The other day I rode my bike to an appointment. As I was talking to the person afterward, right before I pedaled off again, I suddenly thought about how I must look with all the nerd rigging that has gradually accumulated on my helmet and my face.
The fuzzy fake sideburns are the Cat Ears I've been testing. In theory, the less wind noise you hear, the more you should be able to detect and interpret traffic noises. They should help with conversation between riders, too, but only if both riders are equipped. Still cheaper than helmet radios. Talk about nerd rigging! "Breaker, breaker, good buddy!"
The helmet cam functions as my dash cam: the silent witness to events on the road. I wouldn't mind if it was smaller, even small enough to mount inside the helmet vents, but I wonder if its visible presence suppresses some motorist misbehavior. People are increasingly aware of the power of video and the Internet. I've been getting a fair amount of room from drivers this season. Is the camera sticking up there like a propeller on my beanie functioning as a protective threat?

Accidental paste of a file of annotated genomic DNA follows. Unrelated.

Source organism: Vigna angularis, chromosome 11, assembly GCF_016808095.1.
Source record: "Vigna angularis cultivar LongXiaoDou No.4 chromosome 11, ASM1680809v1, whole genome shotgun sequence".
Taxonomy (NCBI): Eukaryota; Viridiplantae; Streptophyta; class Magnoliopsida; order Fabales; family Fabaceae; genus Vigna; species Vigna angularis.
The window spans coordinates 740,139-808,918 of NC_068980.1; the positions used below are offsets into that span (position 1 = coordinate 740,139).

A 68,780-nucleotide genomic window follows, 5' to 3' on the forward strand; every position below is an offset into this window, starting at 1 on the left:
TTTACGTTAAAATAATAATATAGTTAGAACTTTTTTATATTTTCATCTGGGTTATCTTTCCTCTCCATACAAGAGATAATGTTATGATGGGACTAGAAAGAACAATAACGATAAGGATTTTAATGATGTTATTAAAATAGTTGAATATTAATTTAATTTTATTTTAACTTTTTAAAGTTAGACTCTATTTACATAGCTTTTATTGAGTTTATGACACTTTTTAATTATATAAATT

The shiny mess on the front of the helmet is black duct tape to reduce the flow of cold air into the front helmet vents until the weather warms up. Comfy nerd.
Nerd rigging extends to my bike, too. See my dynamo hub and light system? Cooooool. And my full fenders keep me from getting all splattered when the roads are wet. Got a rack. Got a pack. I carry stuff: tools, spare tube, shift cables, things that might save a ride. I've even saved other people's rides from time to time with my nerdy tool kit.
I try to go by fast enough to leave only a fleeting impression on the observer. That may not be very fast at all, as long as I move steadily into and out of the scene. Don't let anyone get a good look. If you get caught, act natural. Escape as soon as possible. Pedal away with as much dignity as you can summon.